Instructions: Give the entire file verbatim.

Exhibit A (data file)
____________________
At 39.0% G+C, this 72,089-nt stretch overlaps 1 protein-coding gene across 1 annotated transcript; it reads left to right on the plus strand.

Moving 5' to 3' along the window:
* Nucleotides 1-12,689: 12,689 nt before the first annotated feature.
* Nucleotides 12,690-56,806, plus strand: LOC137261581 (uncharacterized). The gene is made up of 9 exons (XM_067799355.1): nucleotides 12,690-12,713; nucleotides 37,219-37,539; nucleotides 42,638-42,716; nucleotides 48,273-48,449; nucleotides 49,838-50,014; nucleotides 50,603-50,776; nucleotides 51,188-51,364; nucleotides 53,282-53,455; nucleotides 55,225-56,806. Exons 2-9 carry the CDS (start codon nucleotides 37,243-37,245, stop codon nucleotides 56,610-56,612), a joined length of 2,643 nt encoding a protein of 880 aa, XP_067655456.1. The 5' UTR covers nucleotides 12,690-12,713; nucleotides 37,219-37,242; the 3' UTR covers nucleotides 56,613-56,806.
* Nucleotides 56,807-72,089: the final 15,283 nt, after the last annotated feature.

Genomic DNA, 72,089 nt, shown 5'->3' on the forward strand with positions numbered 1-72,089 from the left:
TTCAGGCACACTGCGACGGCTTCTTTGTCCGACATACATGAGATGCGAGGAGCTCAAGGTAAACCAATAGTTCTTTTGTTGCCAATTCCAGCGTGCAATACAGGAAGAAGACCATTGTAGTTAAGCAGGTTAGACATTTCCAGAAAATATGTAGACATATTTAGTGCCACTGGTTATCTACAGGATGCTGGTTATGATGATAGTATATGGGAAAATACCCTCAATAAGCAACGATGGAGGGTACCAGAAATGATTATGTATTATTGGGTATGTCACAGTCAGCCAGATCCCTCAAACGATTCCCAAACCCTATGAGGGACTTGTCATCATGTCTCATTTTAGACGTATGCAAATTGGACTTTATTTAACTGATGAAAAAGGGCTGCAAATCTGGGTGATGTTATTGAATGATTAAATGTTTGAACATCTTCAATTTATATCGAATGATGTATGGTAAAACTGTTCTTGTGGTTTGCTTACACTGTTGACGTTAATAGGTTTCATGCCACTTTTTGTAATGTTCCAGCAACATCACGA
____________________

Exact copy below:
At 39.0% G+C, this 72,089-nt stretch overlaps 1 protein-coding gene across 1 annotated transcript; it reads left to right on the plus strand.

Moving 5' to 3' along the window:
* Nucleotides 1-12,689: 12,689 nt before the first annotated feature.
* Nucleotides 12,690-56,806, plus strand: LOC137261581 (uncharacterized). The gene is made up of 9 exons (XM_067799355.1): nucleotides 12,690-12,713; nucleotides 37,219-37,539; nucleotides 42,638-42,716; nucleotides 48,273-48,449; nucleotides 49,838-50,014; nucleotides 50,603-50,776; nucleotides 51,188-51,364; nucleotides 53,282-53,455; nucleotides 55,225-56,806. Exons 2-9 carry the CDS (start codon nucleotides 37,243-37,245, stop codon nucleotides 56,610-56,612), a joined length of 2,643 nt encoding a protein of 880 aa, XP_067655456.1. The 5' UTR covers nucleotides 12,690-12,713; nucleotides 37,219-37,242; the 3' UTR covers nucleotides 56,613-56,806.
* Nucleotides 56,807-72,089: the final 15,283 nt, after the last annotated feature.

Genomic DNA, 72,089 nt, shown 5'->3' on the forward strand with positions numbered 1-72,089 from the left:
TTCAGGCACACTGCGACGGCTTCTTTGTCCGACATACATGAGATGCGAGGAGCTCAAGGTAAACCAATAGTTCTTTTGTTGCCAATTCCAGCGTGCAATACAGGAAGAAGACCATTGTAGTTAAGCAGGTTAGACATTTCCAGAAAATATGTAGACATATTTAGTGCCACTGGTTATCTACAGGATGCTGGTTATGATGATAGTATATGGGAAAATACCCTCAATAAGCAACGATGGAGGGTACCAGAAATGATTATGTATTATTGGGTATGTCACAGTCAGCCAGATCCCTCAAACGATTCCCAAACCCTATGAGGGACTTGTCATCATGTCTCATTTTAGACGTATGCAAATTGGACTTTATTTAACTGATGAAAAAGGGCTGCAAATCTGGGTGATGTTATTGAATGATTAAATGTTTGAACATCTTCAATTTATATCGAATGATGTATGGTAAAACTGTTCTTGTGGTTTGCTTACACTGTTGACGTTAATAGGTTTCATGCCACTTTTTGTAATGTTCCAGCAACATCACGA